Our LLM Programmes are designed to appeal to people from a variety of backgrounds and with a variety of interests ranging from recent undergraduates who wish to acquire specialist knowledge before starting their careers to practising lawyers who seek to compliment their day to day work with further study. Such a wide range of people require programmes to have flexibility to fit into busy lives.
To this end, all our LLM Programmes are assessed on the basis of coursework alone. Candidates choose the times of working. There are no examinations to sit.
We offer a dynamic range of fourteen different taught modules and there are five named pathways, which you can opt to study:
* LLM in Commercial Law
* LLM in E-Commerce Law
* LLM in International Law
* LLM in Maritime Law
* LLM in Telecommunications Law
If you choose to study a named pathway then you will study two compulsory modules (one each semester) as well as two options (one each semester).There is also the option to study for a Joint Pathway, (where you study the two compulsory modules from the two named pathways) to give you a total of four modules of study. Or, you can study for a general LLM in Law, which allows you a completely free choice of four modules so that you can study areas of law of particular interest to you. Even more flexibility is built in to the programmes in that you can commence your studies in either September (Semester A) or January (Semester B) of each year.
The University has an extensive careers service available to all students, while the School has two academic members of staff, former solicitors, who hold regular 'surgeries' providing careers advice including CV writing, interview skills and suggestions for obtaining work placements during your studies at the School.
* Dissertation - LLM
* Banking Law
* Commercial Law
* Company Law
* Conflicts of Law
* Data Protection and Cyber Security
* E-Commerce Law
* Intellectual Property Law
* International Commercial Law
* International Financial Services
* Maritime Law
* Public International Law
* Telecommunications Law
Semester C: Dissertation or Internship?
As well as taking the four taught modules you are also required to complete a 15,000 word dissertation (this counts as two modules) on a topic related to your chosen pathway. The dissertation provides you with an opportunity to carry out assisted research in area of interest to you. The assistance comes in the form of supervision by an expert member of staff and by regular research methods and skills sessions. The dissertation is submitted by mid-September in your final year.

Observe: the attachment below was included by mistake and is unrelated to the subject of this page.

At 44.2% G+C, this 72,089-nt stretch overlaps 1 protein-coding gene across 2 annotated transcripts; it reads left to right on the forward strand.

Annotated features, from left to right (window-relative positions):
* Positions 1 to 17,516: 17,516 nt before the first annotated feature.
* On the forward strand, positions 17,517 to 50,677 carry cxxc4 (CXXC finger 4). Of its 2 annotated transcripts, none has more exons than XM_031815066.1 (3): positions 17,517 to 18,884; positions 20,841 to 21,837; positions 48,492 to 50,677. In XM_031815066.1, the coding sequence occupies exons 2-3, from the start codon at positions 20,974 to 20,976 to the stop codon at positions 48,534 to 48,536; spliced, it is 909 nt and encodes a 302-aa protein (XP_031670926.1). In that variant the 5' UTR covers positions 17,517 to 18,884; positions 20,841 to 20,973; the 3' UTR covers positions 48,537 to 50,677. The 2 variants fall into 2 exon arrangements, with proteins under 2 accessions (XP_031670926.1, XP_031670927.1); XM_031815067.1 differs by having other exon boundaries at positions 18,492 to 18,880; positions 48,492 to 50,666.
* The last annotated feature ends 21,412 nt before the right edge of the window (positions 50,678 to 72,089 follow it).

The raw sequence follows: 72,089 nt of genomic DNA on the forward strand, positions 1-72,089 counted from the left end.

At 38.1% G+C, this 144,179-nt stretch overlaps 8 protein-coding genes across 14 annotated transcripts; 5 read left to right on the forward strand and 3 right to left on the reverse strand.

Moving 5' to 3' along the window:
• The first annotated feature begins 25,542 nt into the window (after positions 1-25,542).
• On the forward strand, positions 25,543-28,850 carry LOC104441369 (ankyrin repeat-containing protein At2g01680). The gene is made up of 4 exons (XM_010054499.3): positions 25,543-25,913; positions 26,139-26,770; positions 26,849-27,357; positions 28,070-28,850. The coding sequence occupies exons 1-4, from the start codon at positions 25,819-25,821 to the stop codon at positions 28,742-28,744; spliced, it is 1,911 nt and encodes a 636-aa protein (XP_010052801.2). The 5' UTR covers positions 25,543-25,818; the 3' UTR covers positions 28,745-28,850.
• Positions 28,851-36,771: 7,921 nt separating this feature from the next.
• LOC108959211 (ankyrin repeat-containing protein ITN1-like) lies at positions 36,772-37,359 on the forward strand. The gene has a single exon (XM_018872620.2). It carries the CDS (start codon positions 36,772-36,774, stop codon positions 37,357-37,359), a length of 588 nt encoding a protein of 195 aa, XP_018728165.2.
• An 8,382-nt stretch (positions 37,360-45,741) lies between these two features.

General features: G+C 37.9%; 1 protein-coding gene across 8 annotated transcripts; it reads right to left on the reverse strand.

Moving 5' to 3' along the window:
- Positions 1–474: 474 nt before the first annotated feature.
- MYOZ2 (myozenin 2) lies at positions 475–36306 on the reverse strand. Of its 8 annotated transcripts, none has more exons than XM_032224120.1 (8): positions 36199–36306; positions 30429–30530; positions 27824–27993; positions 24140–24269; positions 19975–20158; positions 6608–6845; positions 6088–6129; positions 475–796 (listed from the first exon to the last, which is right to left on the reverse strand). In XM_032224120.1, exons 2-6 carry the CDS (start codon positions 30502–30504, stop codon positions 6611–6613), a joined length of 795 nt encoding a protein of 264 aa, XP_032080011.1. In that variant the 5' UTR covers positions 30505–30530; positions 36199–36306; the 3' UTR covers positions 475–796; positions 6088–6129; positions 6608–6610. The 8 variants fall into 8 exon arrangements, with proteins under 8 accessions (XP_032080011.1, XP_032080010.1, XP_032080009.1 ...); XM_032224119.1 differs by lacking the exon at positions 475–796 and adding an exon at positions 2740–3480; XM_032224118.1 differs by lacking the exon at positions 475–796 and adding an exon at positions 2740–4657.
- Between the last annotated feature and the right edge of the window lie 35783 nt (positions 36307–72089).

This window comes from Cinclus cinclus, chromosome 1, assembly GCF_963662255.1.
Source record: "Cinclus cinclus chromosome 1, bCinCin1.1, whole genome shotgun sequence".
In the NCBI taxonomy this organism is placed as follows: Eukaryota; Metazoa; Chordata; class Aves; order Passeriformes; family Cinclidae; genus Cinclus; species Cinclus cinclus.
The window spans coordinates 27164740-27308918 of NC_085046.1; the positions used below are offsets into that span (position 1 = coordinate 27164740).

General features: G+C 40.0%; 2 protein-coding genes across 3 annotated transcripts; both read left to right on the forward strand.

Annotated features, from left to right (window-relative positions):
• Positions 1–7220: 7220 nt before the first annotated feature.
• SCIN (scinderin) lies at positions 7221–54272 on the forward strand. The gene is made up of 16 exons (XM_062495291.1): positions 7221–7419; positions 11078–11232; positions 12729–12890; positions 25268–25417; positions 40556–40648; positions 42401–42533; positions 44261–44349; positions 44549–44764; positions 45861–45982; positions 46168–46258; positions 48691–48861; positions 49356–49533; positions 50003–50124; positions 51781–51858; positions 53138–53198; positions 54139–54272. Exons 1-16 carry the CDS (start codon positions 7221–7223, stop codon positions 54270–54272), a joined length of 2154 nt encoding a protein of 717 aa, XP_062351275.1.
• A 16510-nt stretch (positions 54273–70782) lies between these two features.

However, our innovative and professionally facing ethos led to the validation of the Internship Module option to run in Semester C alongside the traditional dissertation.
Students have the option of pursuing either the dissertation or the Internship module (the Internship module is subject to an application procedure). If you choose the Internship, it will provide you with the opportunity to work in a law firm and/or the legal department of a business for one or two days per week over a period of about three months. The internships are organised by the School of Law to ensure that all students will gain a genuine and invaluable insight into the legal working environment. Assessment is carried out by means of an oral presentation, a reflective diary and a portfolio (in all totalling 15,000 words on submission).
Teaching takes the form of weekly lecture/workshop sessions. You are expected to come to these sessions prepared and ready to contribute to discussions. If you are studying full-time, you attend for two lectures and small group seminars per week and part-time for one lecture and small group session per week. You will be given comprehensive module guides and reading lists at the beginning of each module to enable you to read widely and research issues independently.
You are expected to approach issues of law critically and to consider law in its social, political and economic context. Each module is assessed exclusively by means of coursework and makes extensive use of our flexible, learner-centred managed online learning environment (StudyNet). Seminar tutors are specialists in their area of teaching and will be available and willing to help with any questions or concerns in the preparation for classes.
Universities in the United Kingdom use a centralized system of undergraduate application: University and College Admissions Service (UCAS). It is used by both domestic and international students. Students have to register on the UCAS website before applying to the university. They will find all the necessary information about the application process on this website. Some graduate courses also require registration on this website, but in most cases students have to apply directly to the university. Some universities also accept undergraduate application through Common App (the information about it could be found on universities' websites).
Both undergraduate and graduate students may receive three types of responses from the university. The first one, “unconditional offer” means that you already reached all requirements and may be admitted to the university. The second one, “conditional offer” makes your admission possible if you fulfill some criteria – for example, have good grades on final exams. The third one, “unsuccessful application” means that you, unfortunately, could not be admitted to the university of you choice.
All universities require personal statement, which should include the reasons to study in the UK and the information about personal and professional goals of the student and a transcript, which includes grades received in high school or in the previous university.
No scholarships are available to students undertaking this course.
This Programme is validated by the Solicitors Regulation Authority for Continuing Professional Development purposes.